Clearly, the UAE has oil. But Rwanda, Senegal and Mauritius are resource-poor. These stops don’t fit the “neo-colonialism” interpretation of China’s African interests. Although we can expect Xi to highlight his signature global Belt and Road Initiative in his African travels, his choice of countries sheds light on another side of China’s efforts to win friends and influence Africa: positioning China as a partner for Africa’s industrialization.
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Why is China such a popular partner in Africa? China may be listening closely to African aspirations.
The East Asian model
Just four decades ago, China was a raw material exporter, sending oil and coal to Japan and tin to the United States. Then China began building special economic zones, starting the export-oriented industrial drive that transformed it into the world’s workshop.
China followed a path already laid out by Japan, Singapore and other East Asian countries. Smoky, polluting and often dangerous, industrialization was the first rung on the ladder of structural transformation in China, just as it was in Europe and the United States.
Africa is trying to climb that ladder, too
More than half a century after independence, Africa remains stuck in the trap of raw material exports. Manufacturing makes up about 10 percent of value added. Ghana sends cocoa beans to Switzerland, for instance, then imports chocolates. Angola exports crude oil and imports nearly 80 percent of its refined fuel.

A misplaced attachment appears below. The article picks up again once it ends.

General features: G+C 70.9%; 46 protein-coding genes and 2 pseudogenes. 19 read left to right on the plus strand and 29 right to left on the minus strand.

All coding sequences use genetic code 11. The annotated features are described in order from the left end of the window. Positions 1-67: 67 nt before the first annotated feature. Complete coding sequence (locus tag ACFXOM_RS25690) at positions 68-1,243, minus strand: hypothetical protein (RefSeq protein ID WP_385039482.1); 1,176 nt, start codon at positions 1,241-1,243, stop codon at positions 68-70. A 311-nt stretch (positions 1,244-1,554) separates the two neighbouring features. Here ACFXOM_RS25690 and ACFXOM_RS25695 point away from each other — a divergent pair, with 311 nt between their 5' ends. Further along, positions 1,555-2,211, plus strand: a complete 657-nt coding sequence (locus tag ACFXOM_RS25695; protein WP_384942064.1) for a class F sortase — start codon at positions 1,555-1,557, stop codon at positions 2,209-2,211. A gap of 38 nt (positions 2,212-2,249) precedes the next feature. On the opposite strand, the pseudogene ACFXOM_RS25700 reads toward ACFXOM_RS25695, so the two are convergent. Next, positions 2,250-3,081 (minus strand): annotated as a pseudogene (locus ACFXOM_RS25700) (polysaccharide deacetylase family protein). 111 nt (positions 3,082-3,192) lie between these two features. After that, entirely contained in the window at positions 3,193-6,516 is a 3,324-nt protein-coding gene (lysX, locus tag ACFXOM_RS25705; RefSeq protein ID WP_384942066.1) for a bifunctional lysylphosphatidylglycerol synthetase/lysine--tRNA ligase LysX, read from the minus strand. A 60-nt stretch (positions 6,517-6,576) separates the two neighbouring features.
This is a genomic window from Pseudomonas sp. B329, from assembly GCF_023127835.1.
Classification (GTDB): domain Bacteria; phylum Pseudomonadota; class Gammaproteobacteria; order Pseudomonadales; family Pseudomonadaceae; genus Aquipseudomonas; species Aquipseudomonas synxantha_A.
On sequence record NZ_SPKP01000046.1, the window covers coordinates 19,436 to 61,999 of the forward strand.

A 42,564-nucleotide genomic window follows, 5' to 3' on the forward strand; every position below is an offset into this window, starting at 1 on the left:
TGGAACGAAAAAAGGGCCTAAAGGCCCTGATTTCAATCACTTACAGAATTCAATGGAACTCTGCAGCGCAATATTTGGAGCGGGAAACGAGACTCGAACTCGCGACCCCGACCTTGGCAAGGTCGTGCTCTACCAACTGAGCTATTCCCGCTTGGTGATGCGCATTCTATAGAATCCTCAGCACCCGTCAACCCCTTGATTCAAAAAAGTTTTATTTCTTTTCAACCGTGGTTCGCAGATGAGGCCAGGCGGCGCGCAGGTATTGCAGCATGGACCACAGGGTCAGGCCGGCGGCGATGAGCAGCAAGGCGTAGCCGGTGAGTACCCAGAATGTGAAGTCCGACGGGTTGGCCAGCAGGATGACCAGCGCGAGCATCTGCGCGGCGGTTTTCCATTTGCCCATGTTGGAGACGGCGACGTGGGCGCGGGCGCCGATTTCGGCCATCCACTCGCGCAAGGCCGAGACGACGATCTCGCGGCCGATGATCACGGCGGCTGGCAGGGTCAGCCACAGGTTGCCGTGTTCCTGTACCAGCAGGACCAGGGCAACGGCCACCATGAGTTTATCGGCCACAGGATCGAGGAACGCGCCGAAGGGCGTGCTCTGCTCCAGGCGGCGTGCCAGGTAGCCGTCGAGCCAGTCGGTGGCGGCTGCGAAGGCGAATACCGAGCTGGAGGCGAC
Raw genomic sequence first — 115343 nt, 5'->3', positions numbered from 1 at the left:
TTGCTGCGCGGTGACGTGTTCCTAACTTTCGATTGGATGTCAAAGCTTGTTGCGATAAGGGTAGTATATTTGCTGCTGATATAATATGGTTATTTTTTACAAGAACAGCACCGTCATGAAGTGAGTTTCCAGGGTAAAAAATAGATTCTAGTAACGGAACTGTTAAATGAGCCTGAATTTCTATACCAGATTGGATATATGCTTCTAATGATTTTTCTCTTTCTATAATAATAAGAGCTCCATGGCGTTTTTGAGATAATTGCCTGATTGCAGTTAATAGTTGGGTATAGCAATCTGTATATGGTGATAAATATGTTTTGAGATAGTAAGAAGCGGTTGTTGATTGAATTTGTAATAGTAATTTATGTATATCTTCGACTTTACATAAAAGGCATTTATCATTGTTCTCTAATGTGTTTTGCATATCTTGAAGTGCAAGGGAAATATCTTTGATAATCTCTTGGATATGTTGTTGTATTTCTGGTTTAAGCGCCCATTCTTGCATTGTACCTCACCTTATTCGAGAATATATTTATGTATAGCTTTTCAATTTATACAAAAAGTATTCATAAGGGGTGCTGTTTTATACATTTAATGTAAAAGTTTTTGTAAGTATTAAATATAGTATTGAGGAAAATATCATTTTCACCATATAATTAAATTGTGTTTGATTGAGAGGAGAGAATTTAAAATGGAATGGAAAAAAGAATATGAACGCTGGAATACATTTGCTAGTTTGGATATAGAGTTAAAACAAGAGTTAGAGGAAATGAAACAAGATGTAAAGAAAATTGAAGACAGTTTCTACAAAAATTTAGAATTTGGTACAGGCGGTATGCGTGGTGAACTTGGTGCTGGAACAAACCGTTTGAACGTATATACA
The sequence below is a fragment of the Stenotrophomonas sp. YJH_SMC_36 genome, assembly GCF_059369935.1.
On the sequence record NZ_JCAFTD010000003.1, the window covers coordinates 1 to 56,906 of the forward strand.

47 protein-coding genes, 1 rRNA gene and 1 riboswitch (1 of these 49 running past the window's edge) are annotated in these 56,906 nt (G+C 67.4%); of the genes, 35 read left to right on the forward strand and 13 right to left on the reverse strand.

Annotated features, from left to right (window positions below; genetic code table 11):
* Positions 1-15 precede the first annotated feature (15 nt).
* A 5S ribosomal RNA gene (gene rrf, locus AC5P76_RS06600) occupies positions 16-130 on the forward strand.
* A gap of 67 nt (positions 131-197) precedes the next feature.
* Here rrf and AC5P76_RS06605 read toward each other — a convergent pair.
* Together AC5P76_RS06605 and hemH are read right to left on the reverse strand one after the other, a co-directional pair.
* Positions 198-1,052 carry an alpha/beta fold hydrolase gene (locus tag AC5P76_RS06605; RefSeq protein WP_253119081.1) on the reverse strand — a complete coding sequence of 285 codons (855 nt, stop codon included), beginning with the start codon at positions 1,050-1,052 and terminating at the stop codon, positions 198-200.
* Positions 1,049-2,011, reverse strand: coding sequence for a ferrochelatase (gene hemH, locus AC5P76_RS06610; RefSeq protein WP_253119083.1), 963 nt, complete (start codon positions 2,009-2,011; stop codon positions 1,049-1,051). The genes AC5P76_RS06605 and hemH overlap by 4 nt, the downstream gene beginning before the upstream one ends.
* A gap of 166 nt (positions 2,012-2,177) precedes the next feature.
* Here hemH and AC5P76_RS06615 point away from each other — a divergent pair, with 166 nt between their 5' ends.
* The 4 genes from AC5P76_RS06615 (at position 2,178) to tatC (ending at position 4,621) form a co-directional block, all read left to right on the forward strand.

When commodity prices are high, economies boom. In 2014, African countries earned $144 billion by exporting oil and various ores to China. But economic growth falters when prices fall, as they have recently. In 2016, African exports earned $40 billion, sending many countries into distress.
Industrialization would be the next step in Africa’s development, adding value to Africa’s raw materials, land or the hands of million of young workers. Yet Africa’s infrastructure and port logistics are notoriously poor. Only 25 percent of roads are paved. More than 600 million people have no access to electricity.
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From Chinese competition to Chinese investment
Until recently, China’s industrial prowess was bad news for Africa. Weakened by economic collapse and controversial structural adjustment programs in the 1980s and 1990s, countries in Africa began to import thousands of products from China — including plastics, building materials, packaged food and garments that could profitably be made locally. Nigeria’s textile industry collapsed under Chinese competition. In 2007, South Africa negotiated quotas to provide a respite from China’s garment exports.
But a decade ago, production costs in China started to shoot upward. Environmental regulations tightened and wages rose. Chinese firms began moving their factories offshore. Some came to Africa, where labor is plentiful and often cheap. Since 2011, our research has been tracking the offshoring of Chinese factories to half a dozen African countries.
China has promised to help Africa industrialize